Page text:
Since I was a young girl, I have always had a love/hate relationship with my body. It has never been what I wanted it to be. I came into my curves early and when all my friends were shopping the junior department for size 3 or 5, I was in the women’s department looking for 6 or 8. I deemed myself fat long before I ever was. I wanted blonde hair not brunette. I wanted curls not straight. I wanted to be athletic but my lack of hand eye coordination prevented it. I was the outfielder trying to find 4 leaf clover and praying the ball would never come to me. I was the tennis player who hit the ball over the fence every time as if it was supposed to be a home run. I wasn’t good at any team sport, but it wasn’t for lack of trying. I was always trying to fit into some mold or another without much success.
I was a swimmer, a horseback rider, a snow skier, a river rafter, and a hiker. I never saw any of those things as athletic. Just goes to show you how deceptive our self-perceptions can be. To my mind, athletes were on teams where you win something. Walking through the woods didn’t fit that definition. None of my ‘sports’ did. Go at your own pace, stop when you want, walk when you want, fly with the wind when you want. Nobody wins in these sports of mine, so are they really sports? I didn’t think so. Seemed like nothing special to me, except for the fact these activities brought me life.
They say wisdom comes with age, and I think it must be true because as I age I have seen how silly my battle with myself has become. Why fight with myself? Seriously, what good does it do? My essence, who I am inside, has a body to ride around in. I have come to see what a privilege that is. My body gets me where I need to go. It allows me to communicate. My legs can take me into the woods. My eyes can see the beauty that surrounds me. My hands can feel the textures of life. My mind can comprehend deep things.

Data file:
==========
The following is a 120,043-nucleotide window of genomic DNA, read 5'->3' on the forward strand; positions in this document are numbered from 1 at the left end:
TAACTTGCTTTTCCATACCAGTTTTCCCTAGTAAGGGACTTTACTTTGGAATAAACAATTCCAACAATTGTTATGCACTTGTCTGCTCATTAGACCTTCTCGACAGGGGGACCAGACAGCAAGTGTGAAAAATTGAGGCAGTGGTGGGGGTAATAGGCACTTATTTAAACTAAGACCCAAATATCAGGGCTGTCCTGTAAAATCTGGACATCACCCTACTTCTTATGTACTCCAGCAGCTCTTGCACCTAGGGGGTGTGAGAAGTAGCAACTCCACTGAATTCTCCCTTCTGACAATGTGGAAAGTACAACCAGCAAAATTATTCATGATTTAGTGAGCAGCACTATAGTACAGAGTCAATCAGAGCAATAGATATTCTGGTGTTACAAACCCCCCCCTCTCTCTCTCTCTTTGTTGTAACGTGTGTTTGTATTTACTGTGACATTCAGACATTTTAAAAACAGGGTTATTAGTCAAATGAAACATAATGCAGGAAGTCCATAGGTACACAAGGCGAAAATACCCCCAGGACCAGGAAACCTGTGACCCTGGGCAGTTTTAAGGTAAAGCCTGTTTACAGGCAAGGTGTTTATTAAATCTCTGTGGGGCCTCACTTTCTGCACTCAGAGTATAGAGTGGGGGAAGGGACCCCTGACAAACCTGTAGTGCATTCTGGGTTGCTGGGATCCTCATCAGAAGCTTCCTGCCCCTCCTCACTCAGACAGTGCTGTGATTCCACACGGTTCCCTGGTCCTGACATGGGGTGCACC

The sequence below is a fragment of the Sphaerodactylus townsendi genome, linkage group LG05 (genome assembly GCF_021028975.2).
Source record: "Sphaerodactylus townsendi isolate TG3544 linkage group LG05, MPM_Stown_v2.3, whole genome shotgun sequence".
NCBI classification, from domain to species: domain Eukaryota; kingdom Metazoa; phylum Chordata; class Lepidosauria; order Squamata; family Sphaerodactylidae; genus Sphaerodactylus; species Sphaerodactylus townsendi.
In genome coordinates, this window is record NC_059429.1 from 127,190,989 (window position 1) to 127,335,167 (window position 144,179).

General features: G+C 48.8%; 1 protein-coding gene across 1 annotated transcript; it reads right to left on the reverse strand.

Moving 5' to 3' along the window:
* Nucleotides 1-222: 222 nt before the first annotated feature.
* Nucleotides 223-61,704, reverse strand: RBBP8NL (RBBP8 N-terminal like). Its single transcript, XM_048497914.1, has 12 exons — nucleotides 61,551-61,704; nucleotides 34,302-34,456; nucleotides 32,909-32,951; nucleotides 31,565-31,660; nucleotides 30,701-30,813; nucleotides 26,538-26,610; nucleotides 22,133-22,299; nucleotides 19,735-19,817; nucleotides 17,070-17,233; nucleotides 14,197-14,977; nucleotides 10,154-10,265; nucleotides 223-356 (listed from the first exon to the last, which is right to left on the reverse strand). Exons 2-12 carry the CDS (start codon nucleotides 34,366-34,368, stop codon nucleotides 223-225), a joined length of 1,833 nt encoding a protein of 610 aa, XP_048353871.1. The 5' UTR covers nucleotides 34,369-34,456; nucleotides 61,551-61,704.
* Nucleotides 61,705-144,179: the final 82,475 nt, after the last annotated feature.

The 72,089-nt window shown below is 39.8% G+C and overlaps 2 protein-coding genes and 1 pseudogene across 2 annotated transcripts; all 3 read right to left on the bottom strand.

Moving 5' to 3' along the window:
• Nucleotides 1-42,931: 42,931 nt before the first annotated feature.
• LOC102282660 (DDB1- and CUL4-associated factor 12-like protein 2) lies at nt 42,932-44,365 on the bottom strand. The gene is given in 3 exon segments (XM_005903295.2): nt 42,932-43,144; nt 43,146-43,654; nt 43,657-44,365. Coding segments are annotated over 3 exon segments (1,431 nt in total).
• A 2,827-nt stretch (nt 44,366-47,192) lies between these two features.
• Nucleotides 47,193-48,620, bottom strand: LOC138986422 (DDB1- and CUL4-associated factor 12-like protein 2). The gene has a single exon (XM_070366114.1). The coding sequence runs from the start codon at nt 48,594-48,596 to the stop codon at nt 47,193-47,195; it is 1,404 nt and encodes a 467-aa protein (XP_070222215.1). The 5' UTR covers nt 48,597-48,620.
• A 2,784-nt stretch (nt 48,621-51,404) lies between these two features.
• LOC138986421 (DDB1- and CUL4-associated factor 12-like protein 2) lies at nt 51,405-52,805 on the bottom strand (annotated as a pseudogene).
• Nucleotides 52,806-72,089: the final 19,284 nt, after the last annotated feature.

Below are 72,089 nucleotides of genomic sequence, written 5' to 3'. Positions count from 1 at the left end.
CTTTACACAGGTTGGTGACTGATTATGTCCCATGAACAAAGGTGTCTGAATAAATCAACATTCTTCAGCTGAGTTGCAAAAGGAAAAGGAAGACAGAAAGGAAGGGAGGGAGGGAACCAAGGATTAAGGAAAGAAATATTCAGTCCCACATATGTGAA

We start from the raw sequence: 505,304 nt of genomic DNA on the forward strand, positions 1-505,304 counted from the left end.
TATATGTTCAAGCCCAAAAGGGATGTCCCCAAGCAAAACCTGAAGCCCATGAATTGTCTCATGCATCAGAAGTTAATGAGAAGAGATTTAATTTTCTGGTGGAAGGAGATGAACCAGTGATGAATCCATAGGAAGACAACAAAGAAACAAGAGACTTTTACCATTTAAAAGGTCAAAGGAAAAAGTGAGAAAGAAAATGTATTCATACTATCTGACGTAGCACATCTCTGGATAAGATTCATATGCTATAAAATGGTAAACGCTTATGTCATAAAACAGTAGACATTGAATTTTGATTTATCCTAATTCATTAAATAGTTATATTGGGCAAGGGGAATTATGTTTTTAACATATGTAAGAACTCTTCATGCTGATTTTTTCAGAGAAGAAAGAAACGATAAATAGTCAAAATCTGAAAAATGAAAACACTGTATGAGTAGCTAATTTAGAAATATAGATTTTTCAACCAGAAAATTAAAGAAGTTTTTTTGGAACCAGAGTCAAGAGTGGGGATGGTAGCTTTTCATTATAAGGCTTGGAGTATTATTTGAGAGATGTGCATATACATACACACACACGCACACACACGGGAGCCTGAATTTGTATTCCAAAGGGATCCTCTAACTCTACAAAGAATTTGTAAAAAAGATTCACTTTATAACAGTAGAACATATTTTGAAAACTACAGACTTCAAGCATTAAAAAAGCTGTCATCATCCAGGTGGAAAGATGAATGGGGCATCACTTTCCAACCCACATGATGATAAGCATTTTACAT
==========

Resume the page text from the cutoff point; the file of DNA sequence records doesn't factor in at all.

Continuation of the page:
Cancer taught me how truly valuable my body is. A gift. I thought it might not ever go to a waterfall again. Or see the light of foxfire glowing on the forest floor. I wasn’t sure it would ever be able to really taste again, or finish my sentences with the words I wanted to say. Sometimes it takes almost losing something to really appreciate it. Living fully…every single day is so very important.
Then, the cartilage-eating chemo left its mark on my already genetically-weakened joints. A double whammy. My first knee replacement, 10 years ago, gave me new perspective on working out. I found it is not a chore, but another privilege I had taken for granted. Boots, crutches, walkers and wheelchairs have a way of getting your attention. Walking is important. Mobility is everything. And if I can increase my chances of keeping my mobility by working my muscles, I will do it. Like it or not. I will move my body every day to keep it going.